Blink (browser engine)

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Developer(s)The Chromium Project and contributors
Initial releaseApril 3, 2013; 5 years ago (2013-04-03)[1]
Repository Edit this at Wikidata
Written inC++
TypeBrowser engine
LicenseThree-clause BSD and GNU LGPL v2.1

Blink is a browser engine used in the Google Chrome browser and many other projects. It is developed as part of the Chromium project[2] with contributions from Google, Opera Software ASA, Adobe Systems, Intel, Samsung and others.[3][4] It was first announced in April 2013.[5]


Blink is a fork of the WebCore component of WebKit,[6] which was originally a fork of the KHTML and KJS libraries from KDE.[7][8] It is used in Chrome starting at version 28,[9][10] Opera (15+),[9] Vivaldi, Amazon Silk and other Chromium-based browsers and frameworks.

Much of WebCore's code is used for features that Chrome implements differently (such as sandboxing and the multi-process model). These parts were altered for the Blink fork, and although made slightly bulkier, it allowed greater flexibility for adding new features in the future. The fork will[when?] also deprecate vendor prefixes; experimental functionality will instead be enabled on an opt-in basis.[11] Aside from these planned changes, Blink currently[when?] remains relatively similar to WebCore.[10] By commit count, Google has been the largest contributor to the WebKit code base since late 2009.[12]

Blink's naming was influenced by the non-standard presentational blink HTML tag, which was introduced by Netscape Navigator, and supported by Presto- and Gecko-based browsers until August 2013. (Blink has, contrary to its name, never functionally supported the tag.)[2][13][14]


Several projects exist to turn Chromium's Blink into a reusable software framework for other developers:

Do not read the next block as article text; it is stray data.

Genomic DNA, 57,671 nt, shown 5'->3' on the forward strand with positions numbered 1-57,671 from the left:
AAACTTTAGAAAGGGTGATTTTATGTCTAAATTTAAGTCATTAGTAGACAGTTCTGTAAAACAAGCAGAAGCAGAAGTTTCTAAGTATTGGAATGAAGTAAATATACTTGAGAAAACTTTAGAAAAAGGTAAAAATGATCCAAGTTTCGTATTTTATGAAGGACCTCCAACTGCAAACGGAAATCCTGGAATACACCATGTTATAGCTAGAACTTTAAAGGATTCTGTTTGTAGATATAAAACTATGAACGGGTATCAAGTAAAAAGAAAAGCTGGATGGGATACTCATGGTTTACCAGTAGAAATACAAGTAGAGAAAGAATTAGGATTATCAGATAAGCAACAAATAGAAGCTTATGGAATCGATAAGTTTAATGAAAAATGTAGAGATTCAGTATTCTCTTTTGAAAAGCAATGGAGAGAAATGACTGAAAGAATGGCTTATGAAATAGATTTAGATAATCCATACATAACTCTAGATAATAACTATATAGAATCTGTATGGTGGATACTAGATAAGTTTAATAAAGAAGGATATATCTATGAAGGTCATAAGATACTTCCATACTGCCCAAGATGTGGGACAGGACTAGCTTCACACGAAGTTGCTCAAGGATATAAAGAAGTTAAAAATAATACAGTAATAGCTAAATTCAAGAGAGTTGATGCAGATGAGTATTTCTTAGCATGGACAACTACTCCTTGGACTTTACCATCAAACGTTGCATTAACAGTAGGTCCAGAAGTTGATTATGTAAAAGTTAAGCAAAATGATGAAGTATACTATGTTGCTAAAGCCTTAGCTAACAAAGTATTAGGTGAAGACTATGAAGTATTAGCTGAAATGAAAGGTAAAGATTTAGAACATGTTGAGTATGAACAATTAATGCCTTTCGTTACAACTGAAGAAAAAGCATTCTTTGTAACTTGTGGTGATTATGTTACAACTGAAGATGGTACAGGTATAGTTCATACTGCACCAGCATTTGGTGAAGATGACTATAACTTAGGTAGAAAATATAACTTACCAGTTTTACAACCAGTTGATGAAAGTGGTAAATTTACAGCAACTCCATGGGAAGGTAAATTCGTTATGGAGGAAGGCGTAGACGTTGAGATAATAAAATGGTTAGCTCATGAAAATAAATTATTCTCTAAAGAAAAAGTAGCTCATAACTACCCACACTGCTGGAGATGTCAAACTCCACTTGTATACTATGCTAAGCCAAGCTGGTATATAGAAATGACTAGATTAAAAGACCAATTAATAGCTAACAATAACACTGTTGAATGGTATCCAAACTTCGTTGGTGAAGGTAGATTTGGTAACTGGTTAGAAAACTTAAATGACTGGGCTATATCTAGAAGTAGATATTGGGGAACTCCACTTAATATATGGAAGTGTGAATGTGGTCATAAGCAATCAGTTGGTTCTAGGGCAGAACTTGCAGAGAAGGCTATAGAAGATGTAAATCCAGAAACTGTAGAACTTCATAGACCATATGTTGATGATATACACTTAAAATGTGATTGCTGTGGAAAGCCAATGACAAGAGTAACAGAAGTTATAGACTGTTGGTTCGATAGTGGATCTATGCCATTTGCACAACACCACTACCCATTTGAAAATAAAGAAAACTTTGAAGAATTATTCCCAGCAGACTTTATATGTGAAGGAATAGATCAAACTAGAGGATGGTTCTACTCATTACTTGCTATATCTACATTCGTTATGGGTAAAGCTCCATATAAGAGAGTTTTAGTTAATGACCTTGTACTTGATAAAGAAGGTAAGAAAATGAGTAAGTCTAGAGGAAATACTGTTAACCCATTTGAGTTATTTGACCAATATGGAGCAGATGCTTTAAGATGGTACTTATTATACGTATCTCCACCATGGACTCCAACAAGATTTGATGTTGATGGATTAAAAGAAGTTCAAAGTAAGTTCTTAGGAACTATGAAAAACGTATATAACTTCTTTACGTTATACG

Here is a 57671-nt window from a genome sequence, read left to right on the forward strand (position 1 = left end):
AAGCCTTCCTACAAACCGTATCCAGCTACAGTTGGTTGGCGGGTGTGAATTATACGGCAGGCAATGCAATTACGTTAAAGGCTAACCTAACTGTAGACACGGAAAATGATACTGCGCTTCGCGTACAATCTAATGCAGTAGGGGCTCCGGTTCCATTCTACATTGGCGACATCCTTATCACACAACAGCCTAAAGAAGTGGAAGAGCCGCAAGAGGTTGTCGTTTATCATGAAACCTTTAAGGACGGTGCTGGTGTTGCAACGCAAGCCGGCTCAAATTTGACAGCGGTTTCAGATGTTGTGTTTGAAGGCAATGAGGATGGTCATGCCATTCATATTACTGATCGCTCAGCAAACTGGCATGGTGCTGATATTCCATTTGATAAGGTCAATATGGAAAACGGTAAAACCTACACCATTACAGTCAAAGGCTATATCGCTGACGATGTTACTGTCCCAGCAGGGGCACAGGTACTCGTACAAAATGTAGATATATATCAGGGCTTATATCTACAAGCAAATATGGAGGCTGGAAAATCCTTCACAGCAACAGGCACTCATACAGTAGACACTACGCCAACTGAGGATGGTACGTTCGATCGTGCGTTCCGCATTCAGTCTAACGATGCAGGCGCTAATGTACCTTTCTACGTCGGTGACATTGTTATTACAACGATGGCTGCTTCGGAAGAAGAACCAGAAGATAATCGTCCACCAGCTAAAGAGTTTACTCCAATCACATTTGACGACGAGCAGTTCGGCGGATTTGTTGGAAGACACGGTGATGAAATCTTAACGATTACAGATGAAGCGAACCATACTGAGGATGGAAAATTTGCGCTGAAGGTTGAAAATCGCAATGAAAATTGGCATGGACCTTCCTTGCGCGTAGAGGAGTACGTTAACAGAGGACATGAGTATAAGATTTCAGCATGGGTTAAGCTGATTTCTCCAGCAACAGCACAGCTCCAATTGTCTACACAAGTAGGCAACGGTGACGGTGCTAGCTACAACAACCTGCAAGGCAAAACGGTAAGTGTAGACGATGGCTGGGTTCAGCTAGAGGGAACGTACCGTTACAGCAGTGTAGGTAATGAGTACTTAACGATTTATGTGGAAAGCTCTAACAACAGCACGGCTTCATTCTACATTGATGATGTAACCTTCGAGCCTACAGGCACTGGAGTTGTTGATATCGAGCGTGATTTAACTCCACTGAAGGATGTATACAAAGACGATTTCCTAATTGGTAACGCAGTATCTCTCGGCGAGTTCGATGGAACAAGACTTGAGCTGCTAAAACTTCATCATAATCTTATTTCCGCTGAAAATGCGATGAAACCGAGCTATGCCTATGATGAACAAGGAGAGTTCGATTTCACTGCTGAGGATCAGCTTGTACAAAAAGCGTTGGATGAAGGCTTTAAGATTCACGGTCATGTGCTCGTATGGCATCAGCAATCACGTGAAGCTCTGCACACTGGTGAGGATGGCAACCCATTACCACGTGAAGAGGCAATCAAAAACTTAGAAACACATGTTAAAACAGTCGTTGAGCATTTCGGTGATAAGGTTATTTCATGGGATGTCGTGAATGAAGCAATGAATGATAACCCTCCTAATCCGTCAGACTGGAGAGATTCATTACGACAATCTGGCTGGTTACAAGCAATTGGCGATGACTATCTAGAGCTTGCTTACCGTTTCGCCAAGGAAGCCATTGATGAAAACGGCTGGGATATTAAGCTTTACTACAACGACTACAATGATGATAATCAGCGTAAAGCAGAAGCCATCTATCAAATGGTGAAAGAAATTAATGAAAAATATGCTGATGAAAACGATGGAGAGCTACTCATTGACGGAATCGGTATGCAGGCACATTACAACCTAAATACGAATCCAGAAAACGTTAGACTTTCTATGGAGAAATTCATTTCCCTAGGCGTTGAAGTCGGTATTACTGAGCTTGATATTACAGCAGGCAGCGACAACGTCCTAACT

Chromium Blink is implemented on six platforms: Windows, Mac, Linux, Chrome OS, Android, and Android WebView. iOS versions of Chromium continue to use its parent renderer, WebKit WebCore.[23]

See also[edit]


  1. ^ "[chrome] Log of /releases/28.0.1463.0/DEPS". Retrieved 2016-12-31.
  2. ^ a b Lardinois, Frederic (2013-04-03). "Google Forks WebKit And Launches Blink, A New Rendering Engine That Will Soon Power Chrome And Chrome OS". TechCrunch. Retrieved 2013-11-25.
  3. ^ "Contents of /trunk/src/AUTHORS".
  4. ^ "Google, Opera Fork WebKit. Samsung Joins Firefox to Push Servo". April 2013.
  5. ^ "Blink: A rendering engine for the Chromium project". The Chromium Blog. Retrieved 3 April 2013.
  6. ^ "Which webkit revision is Blink forking from?". blink-dev mailing list. Retrieved 18 April 2013.
  7. ^ "'(fwd) Greetings from the Safari team at Apple Computer' – MARC". January 7, 2003. Retrieved May 2, 2017.
  8. ^ "The WebKit Open Source Project". Retrieved April 7, 2012.
  9. ^ a b "Blink". QuirksBlog. April 2013. Retrieved 4 April 2013.
  10. ^ "Blink Developer FAQ". The Chromium Projects. Retrieved 22 October 2014.
  11. ^ Siracusa, John (2013-04-12). "Hypercritical: Code Hard or Go Home". Retrieved 2013-06-15.
  12. ^ Kobie, Nicole (2013-08-07). "Firefox 23 finally kills "blink" tag". PC Pro. Retrieved 2013-11-25.
  13. ^ Shankland, Stephen (2013-04-03). "Google parts ways with Apple over WebKit, launches Blink". CNet. Retrieved 2013-11-25.
  14. ^ "WebView for Android". Google. Retrieved 2017-04-22.
  15. ^ Hallgrimur Bjornsson. "Introducing HTML5 extensions". Adobe Systems.
  16. ^ "Adobe Edge Animate Team Blog". Adobe Systems.
  17. ^ "Open Source". Retrieved 2016-12-31.
  18. ^ "CEF integration in Dreamweaver". Retrieved 2016-12-31.
  19. ^ "Chromium Embedded Framework - Valve Developer Community". Retrieved 2016-12-31.
  20. ^ a b "Developer diary: Creating a desktop client for Conclave - 10×10 Room". 2014-04-24. Archived from the original on 2017-01-18.
  21. ^ "Qt WebEngine Overview". Qt Project. Retrieved 2016-12-31.
  22. ^ EMIL PROTALINSKI (2013-04-04). "Google's Blink Q&A: New rendering engine will replace WebKit on all platforms in 10 weeks with Chrome 28". Retrieved 2018-07-10.

External links[edit]